Down-under in Australia , where the kangaroos roam, a wide array of white varietals are cultivated, including Chardonnay, Sauvignon Blanc, Riesling, Viognier and Semillon. Margaret River, to the southwest of Western Australia, makes some of the best Chardonnay, a wine synonymous with “Australian white wine.” Some premium Chardonnay wines of Margaret River display the elegant touch of a refined use of oak, while others are more powerful and rich in flavor. Just south of the city of Melbourne, Mornington Peninsula is a cool-climate region and the source of beautiful Chardonnays. The strong winds coming off the nearby ocean ventilate the vines, keeping them disease-free throughout the growing season. The Chardonnays produced here tend to be bright and elegant, with a refreshing acidity brought about by the chilly climate. These wines will give you flavors of grapefruit, peach and nectarine, with subtle hints of oak. While Chardonnays tends to steal the attention when it comes to Australian whites, the country also produces some wonderful Semillon wines, which are citrusy and grassy in their youth, but develop gorgeous notes of honey and toast over time. The best known among Australian Semillon wines are those of the hot and humid Hunter Valley.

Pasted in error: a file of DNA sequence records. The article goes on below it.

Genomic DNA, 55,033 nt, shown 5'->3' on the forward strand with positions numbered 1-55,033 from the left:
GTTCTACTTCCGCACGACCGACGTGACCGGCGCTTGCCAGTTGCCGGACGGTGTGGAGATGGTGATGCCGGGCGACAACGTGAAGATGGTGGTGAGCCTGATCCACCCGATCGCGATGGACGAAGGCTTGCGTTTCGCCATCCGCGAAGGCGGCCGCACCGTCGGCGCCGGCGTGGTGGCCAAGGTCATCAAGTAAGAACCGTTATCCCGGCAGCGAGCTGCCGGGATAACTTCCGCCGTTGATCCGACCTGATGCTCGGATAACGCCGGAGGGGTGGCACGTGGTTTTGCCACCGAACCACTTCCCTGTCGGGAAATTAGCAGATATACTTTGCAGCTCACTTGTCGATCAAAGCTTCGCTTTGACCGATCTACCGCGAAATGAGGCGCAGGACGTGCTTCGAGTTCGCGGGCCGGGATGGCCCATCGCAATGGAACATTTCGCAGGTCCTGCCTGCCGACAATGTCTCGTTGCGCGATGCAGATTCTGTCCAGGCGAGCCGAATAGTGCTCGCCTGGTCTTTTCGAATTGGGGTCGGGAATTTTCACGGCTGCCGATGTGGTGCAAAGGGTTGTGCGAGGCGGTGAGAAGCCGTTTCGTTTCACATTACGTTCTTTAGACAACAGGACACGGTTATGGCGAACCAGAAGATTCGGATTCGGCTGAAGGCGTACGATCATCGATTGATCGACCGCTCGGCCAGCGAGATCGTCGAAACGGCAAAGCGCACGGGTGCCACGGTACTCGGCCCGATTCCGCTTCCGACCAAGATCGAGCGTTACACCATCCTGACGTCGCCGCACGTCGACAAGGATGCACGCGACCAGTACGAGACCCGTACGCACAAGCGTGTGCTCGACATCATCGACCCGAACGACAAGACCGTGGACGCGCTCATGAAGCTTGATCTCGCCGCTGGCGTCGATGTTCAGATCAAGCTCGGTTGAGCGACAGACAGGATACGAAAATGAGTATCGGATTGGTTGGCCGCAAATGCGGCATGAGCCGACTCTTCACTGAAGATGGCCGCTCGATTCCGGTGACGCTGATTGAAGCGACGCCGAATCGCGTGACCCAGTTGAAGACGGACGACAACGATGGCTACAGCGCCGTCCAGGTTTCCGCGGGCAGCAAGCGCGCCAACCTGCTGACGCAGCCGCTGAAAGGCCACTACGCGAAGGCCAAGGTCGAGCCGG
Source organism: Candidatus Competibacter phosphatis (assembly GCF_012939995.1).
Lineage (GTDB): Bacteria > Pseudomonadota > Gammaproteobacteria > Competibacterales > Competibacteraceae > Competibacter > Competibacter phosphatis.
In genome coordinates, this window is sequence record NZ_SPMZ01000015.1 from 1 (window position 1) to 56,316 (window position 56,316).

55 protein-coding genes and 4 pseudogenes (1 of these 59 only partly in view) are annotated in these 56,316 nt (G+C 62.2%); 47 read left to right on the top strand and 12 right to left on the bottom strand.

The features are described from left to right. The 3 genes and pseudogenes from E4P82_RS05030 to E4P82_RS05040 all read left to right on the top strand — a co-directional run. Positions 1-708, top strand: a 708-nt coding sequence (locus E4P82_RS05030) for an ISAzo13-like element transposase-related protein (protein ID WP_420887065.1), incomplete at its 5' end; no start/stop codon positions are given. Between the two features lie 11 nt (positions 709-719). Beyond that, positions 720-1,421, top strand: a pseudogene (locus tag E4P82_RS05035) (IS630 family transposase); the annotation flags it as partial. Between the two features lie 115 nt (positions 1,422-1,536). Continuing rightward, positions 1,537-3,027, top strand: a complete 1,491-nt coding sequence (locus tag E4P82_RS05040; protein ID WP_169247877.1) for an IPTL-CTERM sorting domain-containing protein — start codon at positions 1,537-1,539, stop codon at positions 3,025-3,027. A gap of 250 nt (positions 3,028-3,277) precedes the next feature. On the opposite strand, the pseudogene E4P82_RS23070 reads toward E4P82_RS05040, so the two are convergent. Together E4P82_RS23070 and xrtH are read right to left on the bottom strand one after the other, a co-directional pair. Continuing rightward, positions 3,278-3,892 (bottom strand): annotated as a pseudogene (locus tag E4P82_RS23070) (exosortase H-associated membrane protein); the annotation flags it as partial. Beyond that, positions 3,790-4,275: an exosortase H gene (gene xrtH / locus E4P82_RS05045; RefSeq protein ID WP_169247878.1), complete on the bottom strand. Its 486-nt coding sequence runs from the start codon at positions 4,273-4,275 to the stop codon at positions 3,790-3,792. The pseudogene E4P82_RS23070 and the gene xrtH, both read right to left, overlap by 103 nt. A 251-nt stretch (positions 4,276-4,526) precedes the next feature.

The lush, green, mountainous landscape of New Zealand is home to 20,000 hectares of Sauvignon Blanc vines, producing wines easily recognizable by their trademark herbaceous aromas and high acidity. The fruit flavors of New Zealand Sauvignon Blanc range from citrus (lime and grapefruit) to tropical (mango, pineapple and guava). These are complemented by herbal notes of freshly cut grass, green bell pepper and lemongrass. The best known Sauvignon Blanc wines of the country are from the Marlborough region, in the northern part of the South Island. Here, the great differences between day and night temperatures result in grapes that offer high acidity, an intense varietal expression of Sauvignon Blanc, and aromas of gooseberry, passion fruit, and grass.